Who are BU’s newest Terriers? The 3,186 entering freshmen hail from 42 states and 53 countries, a quarter of the class comprises international students, and nearly 20 percent are from underrepresented minorities. But those are just numbers. To give you a more personal glimpse, we introduce you this week to three members of the Class of 2023.
Ask Junia Janvier about her commitment to social justice and she quickly turns the conversation all the way back to middle school, when she attended Sophia Academy, a private nonprofit school in Providence, R.I., for low-income fifth to eighth grade girls.
“It had a huge impact on me, in advocacy and social justice,” says College of Arts & Sciences freshman Janvier. “We did a lot of going to protests, holding forums and conferences, with things like the Black Lives Matter movement. That’s something I’ve brought with me, that I have a passion for. Wherever I can be a part of something that benefits young women, young women of color, that’s just what I’m into.” The school “really helped build up girls to be advocates for change.”
Janvier also credits her Haitian-born mom, who raised her as a single parent while working as a nursing assistant, with being a major influence. She says she and her mother are tight, as it’s been just the two of them for most of her life. “She was always working really hard to make sure that I had the best education, regardless of having a single income.”
Junia is a special kind of leader. She is profoundly passionate about issues of equality, inclusion, and justice for marginalized groups.
From Sophia, Janvier went on to the Wheeler School, an independent, nonprofit coed secondary school in Providence, which further deepened her commitment to social justice. Among her many extracurricular activities, she was president of the student senate and volunteered as a writing mentor.
“Junia is a special kind of leader,” says Princess Sirleaf Bomba, Wheeler’s unity and diversity director. “She is profoundly passionate about issues of equality, inclusion, and justice for marginalized groups. Her commitment has not wavered over the years, but instead has been fine-tuned to effect change as well as create a program to support and empower middle school girls at her former middle school.”
Bomba has high praise for Janvier’s skills at program development, communicating details and galvanizing support for programs, and says she was widely regarded as a dependable and effective. “For quite some time, we, the faculty and staff, have been thinking about the void she is leaving behind,” she says. “However, we all celebrate her graduation and her next journey and will forever be grateful to Junia for leaving Wheeler better than she found it.”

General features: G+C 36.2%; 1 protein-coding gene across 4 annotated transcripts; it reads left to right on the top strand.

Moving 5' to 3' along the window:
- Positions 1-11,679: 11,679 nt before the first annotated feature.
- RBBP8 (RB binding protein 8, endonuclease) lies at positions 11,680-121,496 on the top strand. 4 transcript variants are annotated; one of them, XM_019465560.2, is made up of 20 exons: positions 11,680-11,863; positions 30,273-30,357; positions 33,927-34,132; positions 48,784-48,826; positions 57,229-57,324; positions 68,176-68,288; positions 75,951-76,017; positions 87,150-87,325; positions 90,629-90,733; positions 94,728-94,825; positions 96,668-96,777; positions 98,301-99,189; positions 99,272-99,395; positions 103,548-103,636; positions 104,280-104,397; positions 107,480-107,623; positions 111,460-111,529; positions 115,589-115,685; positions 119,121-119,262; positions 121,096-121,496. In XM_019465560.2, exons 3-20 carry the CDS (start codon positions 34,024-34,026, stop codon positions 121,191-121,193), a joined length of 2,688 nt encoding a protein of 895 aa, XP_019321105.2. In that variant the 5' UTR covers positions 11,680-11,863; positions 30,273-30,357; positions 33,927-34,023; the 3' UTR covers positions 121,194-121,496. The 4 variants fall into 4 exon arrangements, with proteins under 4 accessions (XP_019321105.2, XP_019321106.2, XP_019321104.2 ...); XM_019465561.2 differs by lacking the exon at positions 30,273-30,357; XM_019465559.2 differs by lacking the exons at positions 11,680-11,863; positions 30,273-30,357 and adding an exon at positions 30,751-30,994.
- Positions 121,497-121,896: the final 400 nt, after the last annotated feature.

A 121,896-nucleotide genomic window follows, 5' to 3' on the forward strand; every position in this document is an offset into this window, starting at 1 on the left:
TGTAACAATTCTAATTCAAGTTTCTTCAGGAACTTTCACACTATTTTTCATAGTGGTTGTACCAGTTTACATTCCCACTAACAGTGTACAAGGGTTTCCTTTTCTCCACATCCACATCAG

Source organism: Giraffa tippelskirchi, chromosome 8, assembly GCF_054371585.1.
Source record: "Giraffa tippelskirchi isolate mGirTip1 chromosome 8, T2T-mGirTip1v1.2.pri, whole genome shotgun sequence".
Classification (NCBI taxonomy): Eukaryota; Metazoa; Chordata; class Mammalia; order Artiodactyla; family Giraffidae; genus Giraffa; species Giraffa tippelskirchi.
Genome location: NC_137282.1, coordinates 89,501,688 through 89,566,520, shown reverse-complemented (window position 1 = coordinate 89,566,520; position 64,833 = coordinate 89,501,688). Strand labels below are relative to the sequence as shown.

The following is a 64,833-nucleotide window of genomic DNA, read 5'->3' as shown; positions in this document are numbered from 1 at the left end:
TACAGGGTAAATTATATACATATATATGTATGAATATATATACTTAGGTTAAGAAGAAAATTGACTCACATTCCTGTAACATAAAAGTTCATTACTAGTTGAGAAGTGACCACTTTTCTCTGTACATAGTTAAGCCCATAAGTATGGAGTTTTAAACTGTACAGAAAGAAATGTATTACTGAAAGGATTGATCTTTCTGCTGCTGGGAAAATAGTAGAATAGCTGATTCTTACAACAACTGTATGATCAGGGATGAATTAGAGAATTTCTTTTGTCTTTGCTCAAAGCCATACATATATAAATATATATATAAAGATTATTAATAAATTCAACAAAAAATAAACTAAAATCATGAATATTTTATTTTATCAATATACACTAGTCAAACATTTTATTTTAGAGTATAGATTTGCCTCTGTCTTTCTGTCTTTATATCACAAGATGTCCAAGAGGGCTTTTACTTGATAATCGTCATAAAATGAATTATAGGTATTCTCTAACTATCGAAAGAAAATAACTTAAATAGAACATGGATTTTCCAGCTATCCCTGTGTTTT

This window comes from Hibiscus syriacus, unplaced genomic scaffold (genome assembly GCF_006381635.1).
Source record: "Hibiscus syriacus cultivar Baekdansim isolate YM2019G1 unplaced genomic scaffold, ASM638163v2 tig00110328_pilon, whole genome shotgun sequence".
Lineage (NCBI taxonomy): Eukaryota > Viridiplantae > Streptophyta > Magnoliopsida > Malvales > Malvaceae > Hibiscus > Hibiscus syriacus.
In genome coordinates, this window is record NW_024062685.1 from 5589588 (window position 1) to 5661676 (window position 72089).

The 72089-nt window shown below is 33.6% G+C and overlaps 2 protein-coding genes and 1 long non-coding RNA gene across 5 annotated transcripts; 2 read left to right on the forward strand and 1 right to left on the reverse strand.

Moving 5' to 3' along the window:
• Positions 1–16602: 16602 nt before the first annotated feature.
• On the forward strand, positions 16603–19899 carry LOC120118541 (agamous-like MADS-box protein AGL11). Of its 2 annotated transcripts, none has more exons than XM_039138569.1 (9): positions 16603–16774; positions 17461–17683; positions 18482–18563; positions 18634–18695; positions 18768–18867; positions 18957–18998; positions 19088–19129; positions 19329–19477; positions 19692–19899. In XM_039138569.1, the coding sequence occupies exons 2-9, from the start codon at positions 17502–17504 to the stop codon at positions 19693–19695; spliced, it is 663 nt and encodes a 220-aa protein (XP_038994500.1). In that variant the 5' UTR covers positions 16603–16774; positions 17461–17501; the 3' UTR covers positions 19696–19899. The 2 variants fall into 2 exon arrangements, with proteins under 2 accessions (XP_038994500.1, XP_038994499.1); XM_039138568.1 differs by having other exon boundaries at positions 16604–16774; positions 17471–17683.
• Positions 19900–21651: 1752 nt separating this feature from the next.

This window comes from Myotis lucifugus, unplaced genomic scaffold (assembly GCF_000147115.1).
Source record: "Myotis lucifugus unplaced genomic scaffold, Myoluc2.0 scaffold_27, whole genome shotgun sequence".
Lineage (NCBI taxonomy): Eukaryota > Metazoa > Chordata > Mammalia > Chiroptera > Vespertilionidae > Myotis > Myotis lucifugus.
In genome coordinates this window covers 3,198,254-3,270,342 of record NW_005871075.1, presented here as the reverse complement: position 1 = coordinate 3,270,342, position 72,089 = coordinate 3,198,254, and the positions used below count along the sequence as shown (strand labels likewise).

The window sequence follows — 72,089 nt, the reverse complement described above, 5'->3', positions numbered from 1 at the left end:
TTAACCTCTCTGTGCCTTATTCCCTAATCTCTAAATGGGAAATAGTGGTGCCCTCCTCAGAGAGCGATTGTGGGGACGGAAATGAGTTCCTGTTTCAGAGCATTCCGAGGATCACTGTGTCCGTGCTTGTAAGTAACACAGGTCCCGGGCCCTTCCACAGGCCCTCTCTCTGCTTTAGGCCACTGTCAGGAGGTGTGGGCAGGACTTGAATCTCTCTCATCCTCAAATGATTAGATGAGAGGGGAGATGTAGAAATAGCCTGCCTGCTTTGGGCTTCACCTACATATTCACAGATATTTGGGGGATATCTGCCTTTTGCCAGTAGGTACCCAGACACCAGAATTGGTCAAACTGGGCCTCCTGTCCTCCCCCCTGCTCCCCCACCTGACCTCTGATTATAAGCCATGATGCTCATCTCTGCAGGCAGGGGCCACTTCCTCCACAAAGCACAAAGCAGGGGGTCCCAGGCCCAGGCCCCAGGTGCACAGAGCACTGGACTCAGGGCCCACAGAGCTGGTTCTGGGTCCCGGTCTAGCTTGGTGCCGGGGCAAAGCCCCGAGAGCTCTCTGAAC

During her last two years at Wheeler, Janvier also attended the Sophia Royce Collaborative, a college prep program where Sophia Academy alums, mentored by Brown University undergrads, are offered guidance on issues from time management to financial aid. “The main thing I got from it was another sense of sisterhood,” she says. “After Sophia Academy, I hadn’t had that girls-collaborative thing for quite a while, so it was great to have it back and have so many great mentors.”
Among the opportunities that came her way through the collaborative was a chance to work as a 2018 summer internship at the Center for the Study of Slavery and Justice at Brown, where she helped plan a conference for youth activists of color and learned how to research projects. But she’s most excited about a role that she found on her own, as a member of the organizing committee of Sista Fire, a two-year-old Providence nonprofit group for women of color cofounded by a family friend.
“It’s a space for women of color to share their concerns and have a collective voice,” Janvier says. As a committee member, she has helped organize many community forums and other events and has learned firsthand what it means to run a grassroots organization, how much work goes into building a constituency and organizing events. “It also just reopened my eyes to what is happening in Providence,” she says, in terms of educational and social inequalities.
But if all that sounds like she may be headed for the poli sci department, think again. She’ll study computer science at BU. She’s been interested in STEM (science, technology, engineering, and math) fields since attending a conference during high school for women in STEM, which “really opened my eyes to what computers can do,” she says. After taking computer science courses, she’s become a “huge believer” that she can use computer science to help people develop their businesses, especially women-owned or black-owned businesses.
“It prepared me in things like time management and just how to be a well-rounded student in college,” Janvier says. “It helped me coming to BU and being able to know, here’s what I want to do and here’s what I can also look to do. Being willing to try new things, but also be able to keep a clear path as a student.”
She says she’s definitely looking forward to the social aspect of being at a large school—Sophia had only about 60 students, and Wheeler approximately 400. She’s looking forward to finding new things to do among BU’s thousands of undergrads and others spread across this college town.
“I’m just excited for the living experience and being away from home and in a new city. And what I’m kinda nervous about is—that,” she says with a chuckle. “Being in a new city and having to navigate and figure things out for myself.”